As Belgium held another minute of silence for 31 people killed and some 300 injured in Tuesday's terrorist blitz on its capital and intensified a manhunt for two suspects, its authorities came under another kind of attack.
European leaders and terrorism experts lobbed criticisms at the beleaguered country after it emerged that two brothers involved were known to the Belgian authorities, who had ignored warnings about them from other nations, and that one of them had been involved in last year's Paris attacks.
Belgian prosecutors confirmed that they had issued an international arrest warrant in December for Khalid el-Bakraoui, 27, who blew himself up along with many others on a crowded rush-hour train in Brussels.
Prosecutors said yesterday that he had rented the flat used by the cell that carried out the Paris attacks.
On Wednesday, Turkey said it had also warned Belgium about Khalid's brother Ibrahim, 29 - one of the suicide bombers at the Brussels airport - after deporting him twice last year.
Questions had already been raised over how Salah Abdeslam, a prime suspect in the November Paris attacks, could have hidden in a Brussels suburb for months after carrying out the atrocities.
The news of such intelligence failures prompted Belgian Interior Minister Jan Jambon and Justice Minister Koen Geens to offer to resign, but Prime Minister Charles Michel turned them down.
These developments come amid revelations that the police are hunting for one more terrorist who is on the loose - a second bomber at Maelbeek metro station who was seen on surveillance camera to be carrying a large bag.
A manhunt is already under way for a suspect caught on closed-circuit television camera at the airport, whose bomb did not go off.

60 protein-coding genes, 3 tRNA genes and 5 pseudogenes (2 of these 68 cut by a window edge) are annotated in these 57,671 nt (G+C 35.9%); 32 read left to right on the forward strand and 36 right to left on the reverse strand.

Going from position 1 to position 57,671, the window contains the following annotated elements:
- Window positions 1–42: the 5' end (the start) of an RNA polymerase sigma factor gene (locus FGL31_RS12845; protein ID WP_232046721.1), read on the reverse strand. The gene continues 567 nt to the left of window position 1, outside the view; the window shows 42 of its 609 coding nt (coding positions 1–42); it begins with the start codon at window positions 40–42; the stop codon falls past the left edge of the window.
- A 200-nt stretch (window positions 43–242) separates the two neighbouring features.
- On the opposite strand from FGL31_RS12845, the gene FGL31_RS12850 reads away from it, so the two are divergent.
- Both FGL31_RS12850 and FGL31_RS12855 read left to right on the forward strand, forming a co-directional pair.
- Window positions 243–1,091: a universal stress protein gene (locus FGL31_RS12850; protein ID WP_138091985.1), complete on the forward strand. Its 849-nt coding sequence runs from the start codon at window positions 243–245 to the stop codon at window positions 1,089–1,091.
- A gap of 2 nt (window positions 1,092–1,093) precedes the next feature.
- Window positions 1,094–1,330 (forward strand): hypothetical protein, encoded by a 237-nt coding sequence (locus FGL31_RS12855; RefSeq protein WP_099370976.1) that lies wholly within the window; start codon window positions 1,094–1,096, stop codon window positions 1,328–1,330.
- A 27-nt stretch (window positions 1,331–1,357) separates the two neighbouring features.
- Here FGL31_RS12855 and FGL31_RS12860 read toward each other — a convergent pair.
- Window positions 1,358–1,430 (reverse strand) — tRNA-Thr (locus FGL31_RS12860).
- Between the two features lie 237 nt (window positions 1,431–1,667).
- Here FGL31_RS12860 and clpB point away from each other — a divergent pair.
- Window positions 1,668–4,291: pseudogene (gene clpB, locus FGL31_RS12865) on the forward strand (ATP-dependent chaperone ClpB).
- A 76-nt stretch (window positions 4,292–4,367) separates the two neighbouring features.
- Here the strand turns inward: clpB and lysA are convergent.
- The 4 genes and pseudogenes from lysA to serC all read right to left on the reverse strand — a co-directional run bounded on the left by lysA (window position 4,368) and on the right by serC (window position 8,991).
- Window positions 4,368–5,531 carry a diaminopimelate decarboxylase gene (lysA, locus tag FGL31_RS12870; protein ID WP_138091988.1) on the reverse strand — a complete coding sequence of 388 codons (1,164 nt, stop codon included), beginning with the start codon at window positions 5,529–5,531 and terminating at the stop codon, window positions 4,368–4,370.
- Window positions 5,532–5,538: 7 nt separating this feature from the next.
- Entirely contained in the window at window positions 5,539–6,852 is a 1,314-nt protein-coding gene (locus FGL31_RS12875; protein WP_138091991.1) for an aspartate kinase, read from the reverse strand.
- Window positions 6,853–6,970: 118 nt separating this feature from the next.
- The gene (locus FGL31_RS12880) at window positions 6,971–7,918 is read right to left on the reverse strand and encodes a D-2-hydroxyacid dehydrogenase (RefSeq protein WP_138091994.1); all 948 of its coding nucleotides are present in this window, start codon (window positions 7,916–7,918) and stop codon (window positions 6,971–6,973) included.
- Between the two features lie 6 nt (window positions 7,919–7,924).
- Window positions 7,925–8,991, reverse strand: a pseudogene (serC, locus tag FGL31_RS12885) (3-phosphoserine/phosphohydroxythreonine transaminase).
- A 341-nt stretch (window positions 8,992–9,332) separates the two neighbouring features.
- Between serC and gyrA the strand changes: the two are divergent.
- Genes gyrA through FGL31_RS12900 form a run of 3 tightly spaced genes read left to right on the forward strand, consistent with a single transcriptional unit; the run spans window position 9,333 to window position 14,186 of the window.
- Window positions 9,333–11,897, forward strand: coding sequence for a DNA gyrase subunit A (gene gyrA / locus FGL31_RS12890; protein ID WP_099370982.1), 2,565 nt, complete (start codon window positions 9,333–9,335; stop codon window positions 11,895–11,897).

The third man seen on that security footage with the suspect and Ibrahim el-Bakraoui has now been identified as Najim Laachraoui.
Laachraoui, 25, now said to have killed himself in the airport blasts as well, was a veteran Islamist fighter in Syria and is also suspected of making explosive belts for November's Paris attacks. Before that, he had been a model student in a Brussels Catholic high school, the school's director told Reuters.
"Najim Laachraoui was a very good student," said director Veronica Pellegrini of the Institut de la Sainte Famille d'Helmet, a Catholic school in the ethnically mixed east Brussels borough of Schaerbeek. "He never failed a class."
Prosecutors said Laachraoui's DNA was found in houses used by the Paris attackers last year.
Meanwhile, pressure has mounted on Europe to improve cooperation against terrorism, prompting the European Union (EU) interior and justice ministers to hold emergency talks on a joint response to Tuesday's bombings.
Yesterday, security chiefs from EU states rallied in Brussels for a crisis meeting to discuss what could be done, such as pushing for European Parliament to approve making air-passenger records available.
The EU had apparently told Belgium in February to overhaul its lax border control after immigration officers failed to check suspicious passengers thoroughly.
Also yesterday, Abdeslam, the prime surviving suspect in the Paris attacks who was arrested in Belgium last week after a four-month manhunt, appeared in court amid high military presence. Claiming he knew nothing about the Brussels attack, he asked to be extradited to Paris as soon as possible.
His lawyer Sven Mary told reporters that he hoped Abdeslam's return to Paris could happen in a matter of weeks, noting: "He wants to explain himself in France."